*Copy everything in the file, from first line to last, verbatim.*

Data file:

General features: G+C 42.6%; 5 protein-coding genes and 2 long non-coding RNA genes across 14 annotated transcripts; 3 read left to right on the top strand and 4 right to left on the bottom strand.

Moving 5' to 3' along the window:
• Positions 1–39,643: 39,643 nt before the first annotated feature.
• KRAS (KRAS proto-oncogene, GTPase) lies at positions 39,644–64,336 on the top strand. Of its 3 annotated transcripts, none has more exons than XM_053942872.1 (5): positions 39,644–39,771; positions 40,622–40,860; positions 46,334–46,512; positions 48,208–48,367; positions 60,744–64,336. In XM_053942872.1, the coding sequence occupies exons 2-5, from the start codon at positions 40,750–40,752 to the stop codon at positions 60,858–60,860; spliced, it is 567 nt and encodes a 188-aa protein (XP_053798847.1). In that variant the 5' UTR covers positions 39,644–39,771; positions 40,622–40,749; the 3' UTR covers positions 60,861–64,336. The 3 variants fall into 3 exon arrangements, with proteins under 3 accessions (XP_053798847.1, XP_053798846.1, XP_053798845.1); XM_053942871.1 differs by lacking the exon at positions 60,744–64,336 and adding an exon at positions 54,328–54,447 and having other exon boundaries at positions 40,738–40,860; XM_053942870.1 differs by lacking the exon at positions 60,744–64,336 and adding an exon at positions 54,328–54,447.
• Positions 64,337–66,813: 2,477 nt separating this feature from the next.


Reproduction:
General features: G+C 42.6%; 5 protein-coding genes and 2 long non-coding RNA genes across 14 annotated transcripts; 3 read left to right on the top strand and 4 right to left on the bottom strand.

Moving 5' to 3' along the window:
• Positions 1–39,643: 39,643 nt before the first annotated feature.
• KRAS (KRAS proto-oncogene, GTPase) lies at positions 39,644–64,336 on the top strand. Of its 3 annotated transcripts, none has more exons than XM_053942872.1 (5): positions 39,644–39,771; positions 40,622–40,860; positions 46,334–46,512; positions 48,208–48,367; positions 60,744–64,336. In XM_053942872.1, the coding sequence occupies exons 2-5, from the start codon at positions 40,750–40,752 to the stop codon at positions 60,858–60,860; spliced, it is 567 nt and encodes a 188-aa protein (XP_053798847.1). In that variant the 5' UTR covers positions 39,644–39,771; positions 40,622–40,749; the 3' UTR covers positions 60,861–64,336. The 3 variants fall into 3 exon arrangements, with proteins under 3 accessions (XP_053798847.1, XP_053798846.1, XP_053798845.1); XM_053942871.1 differs by lacking the exon at positions 60,744–64,336 and adding an exon at positions 54,328–54,447 and having other exon boundaries at positions 40,738–40,860; XM_053942870.1 differs by lacking the exon at positions 60,744–64,336 and adding an exon at positions 54,328–54,447.
• Positions 64,337–66,813: 2,477 nt separating this feature from the next.